11. Play dough and microwave should not be used in the same sentence. 
12. Super glue is forever. 
13. No matter how much Jell-O you put in a swimming pool you still can't walk on water. 
14. Pool filters do not like Jell-O.  
15. VCR's do not eject "PB & J" sandwiches even though TV commercials show they do. 
16. Garbage bags do not make good parachutes. 
17. Marbles in gas tanks make lots of noise when driving.  
18. The spin cycle on the washing machine does not make earthworms dizzy  
19. It will, however, make pets dizzy.   
20. Dogs and cats (and hamsters) throw up twice their body weight when dizzy.  

Yes, I want that to be my legacy, too.  I want them to be able to experience something, that would be otherwise frustrating and crazy, and be able to laugh it off.  To realize that kids will  be kids and that all kids are typically the same--they all crave love and attention.  Who doesn't?

Tonight, as I am playing a board game with my son, or watching a movie with my daughter, or cooking dinner for my family, may I remember that everything I do may become a part of my legacy, and let it be 'good.'

Wednesday, January 26, 2011

You're Beautiful

As I sit here and listen to MercyMe's "Beautiful" lyrics, I am acutely reminded of how much of the world's thinking has infiltrated our society.  I'm reminded of the countless number of young girls who are struggling with body image issues because they don't feel beautiful--who believe the lie that you must have a certain look to be considered beautiful--who follow the images of Hollywood instead of the images of Esther, Ruth, Deborah and Mary--who look to others for their beauty instead of to their inner self.  I am reminded of who I once was and who I am now.

"Days will come when you don't have the strength;
When all you hear is, "You're not worth anything."
Wondering if you ever could be loved
And if they truly saw your heart, they'd see too much.

You're beautiful.
You're beautiful.
You are made for so much more than all of this.
You're beautiful.
You're beautiful.
You are treasured, you are sacred, you are His.
You're beautiful.

Praying that you have the heart to fight
Cause you are more than what is hurting you tonight
For all the lies you've held inside so long,
They are nothing in the shadow of the cross.

You're beautiful.
You're beautiful.
You are made for so much more than all of this.
You're beautiful.
You're beautiful.
You are treasured, you are sacred, you are His.
You're beautiful.

Before you ever took a breath;;
Long before the world began
Of all the wonders He possessed,
There was one more precious
Of all the earth and skies above,
You're the one He madly loves-----enough to die.

You're beautiful.
You're beautiful in His eyes."

Wow!  How many people actually believe this song?  Actually walk that walk that this song speaks of?  Actually believe it so much that they can walk confidently down the street and not be defined by their appearance, their shoe size, the size of their nose, the height of their body, the mismatching of their imperfect eyes or ears or feet?    I recently heard a friend smirk, "Women will never be equal to men until they can confidently walk down a street, with a bald head and huge belly, and consider themselves good looking."  Ha.  Isn't that the truth?  How many people, women especially, truly believe that they are truly beautiful? Not just on the inside, but on the outside, too.    Isn't that what so many of us crave and want.  To be both beautiful on the inside AND on the outside.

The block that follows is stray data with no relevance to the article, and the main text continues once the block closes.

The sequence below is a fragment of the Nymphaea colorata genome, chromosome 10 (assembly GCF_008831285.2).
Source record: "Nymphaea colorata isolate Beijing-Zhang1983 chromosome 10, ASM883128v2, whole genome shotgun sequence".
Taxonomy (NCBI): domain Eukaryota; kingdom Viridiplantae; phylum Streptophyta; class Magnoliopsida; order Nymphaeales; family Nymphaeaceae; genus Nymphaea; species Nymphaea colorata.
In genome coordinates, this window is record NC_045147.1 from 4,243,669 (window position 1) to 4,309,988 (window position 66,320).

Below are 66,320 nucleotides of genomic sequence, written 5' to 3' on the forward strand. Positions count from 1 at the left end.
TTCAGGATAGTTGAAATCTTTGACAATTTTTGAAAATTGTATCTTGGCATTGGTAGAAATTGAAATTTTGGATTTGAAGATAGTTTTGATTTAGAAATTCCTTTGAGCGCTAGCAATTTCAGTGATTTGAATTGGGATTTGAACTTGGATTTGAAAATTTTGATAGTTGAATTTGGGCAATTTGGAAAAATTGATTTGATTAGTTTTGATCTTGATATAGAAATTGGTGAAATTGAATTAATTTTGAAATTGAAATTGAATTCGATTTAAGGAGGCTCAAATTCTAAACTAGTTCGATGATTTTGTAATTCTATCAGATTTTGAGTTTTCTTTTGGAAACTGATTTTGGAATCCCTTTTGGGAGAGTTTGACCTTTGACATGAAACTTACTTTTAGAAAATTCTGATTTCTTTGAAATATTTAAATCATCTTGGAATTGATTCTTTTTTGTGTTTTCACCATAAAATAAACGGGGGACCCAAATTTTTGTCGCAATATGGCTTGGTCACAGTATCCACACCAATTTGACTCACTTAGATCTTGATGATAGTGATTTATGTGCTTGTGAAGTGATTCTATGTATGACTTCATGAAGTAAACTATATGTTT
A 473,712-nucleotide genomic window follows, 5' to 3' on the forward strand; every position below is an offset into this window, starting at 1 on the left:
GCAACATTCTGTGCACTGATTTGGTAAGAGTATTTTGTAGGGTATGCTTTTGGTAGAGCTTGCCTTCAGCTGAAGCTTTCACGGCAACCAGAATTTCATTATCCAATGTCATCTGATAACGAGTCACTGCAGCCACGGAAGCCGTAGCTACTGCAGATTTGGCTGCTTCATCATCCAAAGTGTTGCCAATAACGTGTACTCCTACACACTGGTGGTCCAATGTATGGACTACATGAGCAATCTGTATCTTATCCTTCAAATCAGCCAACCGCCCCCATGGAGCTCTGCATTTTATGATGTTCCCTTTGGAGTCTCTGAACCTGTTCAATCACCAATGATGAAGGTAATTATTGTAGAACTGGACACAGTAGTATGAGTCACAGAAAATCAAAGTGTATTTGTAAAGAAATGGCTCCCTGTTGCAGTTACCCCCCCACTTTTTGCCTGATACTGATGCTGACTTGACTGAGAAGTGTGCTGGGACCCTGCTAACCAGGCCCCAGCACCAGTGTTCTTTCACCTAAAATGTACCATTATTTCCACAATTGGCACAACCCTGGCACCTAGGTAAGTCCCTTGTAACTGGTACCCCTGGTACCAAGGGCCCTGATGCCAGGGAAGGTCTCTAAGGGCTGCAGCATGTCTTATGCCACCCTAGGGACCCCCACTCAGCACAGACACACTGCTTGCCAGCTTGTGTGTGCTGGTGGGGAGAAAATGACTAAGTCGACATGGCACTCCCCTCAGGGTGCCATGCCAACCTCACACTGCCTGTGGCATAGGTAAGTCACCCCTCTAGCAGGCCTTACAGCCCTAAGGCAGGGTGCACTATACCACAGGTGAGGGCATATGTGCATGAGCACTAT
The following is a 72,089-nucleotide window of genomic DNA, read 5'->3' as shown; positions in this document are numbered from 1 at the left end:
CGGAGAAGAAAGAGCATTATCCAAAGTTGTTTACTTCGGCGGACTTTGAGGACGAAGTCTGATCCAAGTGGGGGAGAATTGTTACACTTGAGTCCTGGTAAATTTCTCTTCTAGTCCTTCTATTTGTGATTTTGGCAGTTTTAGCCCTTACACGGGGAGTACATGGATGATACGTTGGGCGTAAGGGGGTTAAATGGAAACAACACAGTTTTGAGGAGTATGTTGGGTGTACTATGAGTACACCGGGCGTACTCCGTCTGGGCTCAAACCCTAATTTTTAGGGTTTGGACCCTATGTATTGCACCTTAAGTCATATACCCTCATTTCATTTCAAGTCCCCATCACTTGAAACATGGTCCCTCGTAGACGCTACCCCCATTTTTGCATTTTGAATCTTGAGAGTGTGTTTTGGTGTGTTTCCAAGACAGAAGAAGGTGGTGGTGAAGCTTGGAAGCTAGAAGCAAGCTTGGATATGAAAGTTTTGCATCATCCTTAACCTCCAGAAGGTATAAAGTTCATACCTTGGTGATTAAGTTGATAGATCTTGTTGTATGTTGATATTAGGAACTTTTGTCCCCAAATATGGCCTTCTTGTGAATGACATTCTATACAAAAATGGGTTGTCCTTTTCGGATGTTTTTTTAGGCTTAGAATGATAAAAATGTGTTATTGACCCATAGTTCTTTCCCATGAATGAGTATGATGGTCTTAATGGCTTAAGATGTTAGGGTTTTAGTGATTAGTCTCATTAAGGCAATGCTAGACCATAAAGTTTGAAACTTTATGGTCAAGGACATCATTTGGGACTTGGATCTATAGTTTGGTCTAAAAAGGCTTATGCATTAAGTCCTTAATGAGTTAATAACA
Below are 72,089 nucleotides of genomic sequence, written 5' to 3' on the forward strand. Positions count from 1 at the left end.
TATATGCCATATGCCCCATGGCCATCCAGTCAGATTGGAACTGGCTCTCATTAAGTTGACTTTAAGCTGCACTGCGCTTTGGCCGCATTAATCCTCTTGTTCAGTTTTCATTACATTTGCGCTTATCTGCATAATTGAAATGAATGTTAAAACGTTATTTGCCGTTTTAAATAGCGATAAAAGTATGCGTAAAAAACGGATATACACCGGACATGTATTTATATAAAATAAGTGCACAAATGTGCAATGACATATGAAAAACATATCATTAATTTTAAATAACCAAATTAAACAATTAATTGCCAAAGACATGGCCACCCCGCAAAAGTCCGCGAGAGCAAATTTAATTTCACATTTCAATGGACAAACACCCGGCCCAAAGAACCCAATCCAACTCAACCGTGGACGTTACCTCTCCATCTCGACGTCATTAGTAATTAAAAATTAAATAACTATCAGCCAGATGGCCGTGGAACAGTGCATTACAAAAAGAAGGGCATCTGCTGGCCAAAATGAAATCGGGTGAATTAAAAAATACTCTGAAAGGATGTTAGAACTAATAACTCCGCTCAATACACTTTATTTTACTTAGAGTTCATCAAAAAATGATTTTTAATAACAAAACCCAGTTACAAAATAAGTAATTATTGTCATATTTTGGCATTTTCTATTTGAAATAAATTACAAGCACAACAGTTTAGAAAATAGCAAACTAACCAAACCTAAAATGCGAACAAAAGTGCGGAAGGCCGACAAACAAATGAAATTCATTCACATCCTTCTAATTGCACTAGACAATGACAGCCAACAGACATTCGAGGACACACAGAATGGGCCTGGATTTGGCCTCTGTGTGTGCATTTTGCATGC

Sure, most of our mothers told us we were beautiful, but did we really feel so?  I don't think so.  Those high school cheerleaders that worked so hard on their body image.  Did they feel beautiful?  The hometown football heroes, who reveled in their football victories.  Did they feel beautiful or did they have to win to make themselves feel so?  Did they realize that they are all, we are all, the ones He madly loves?

Ah....to be madly loved.  Who really has that?  I can't say that I know too many people who do.  I remember feeling madly loved when I first fell in love.  It was totally awesome, surreal, and breathtaking and beautiful.  But, unfortunately, sometimes that only lasts for so long.  I may madly love someone, but I may not feel madly loved by anyone......except the Lord.  Thank God for the Lord.  For when I mess up and can't figure a way out.  I am still madly loved.  When I fall apart under the stress of it all.  I am madly loved.  When my boyfriend leaves,  I am still madly loved.  When my puppy dies, when life doesn't turn out the way that I think it should or I thought it would, when my bestest friend in the entire world ditches me, when I lose my job, when I'm bullied....yes, I am still madly loved.

I don't think I thoroughly recognized and internalized this concept during my high school and college years.  I was bullied beyond belief, and didn't feel madly loved at all.  I didn't even feel liked.  It wasn't until after college, when I began to remember that He died for me, as if I were the only one on this planet, and then I sort of remembered that He madly loved me.  I may not have felt it, but somewhere in my inner core, I knew it.  I knew that eventually everything would be ok because I was madly loved.  Just like when I was diagnosed with cancer, I knew everything was going to be ok, because I was madly loved and madly in love.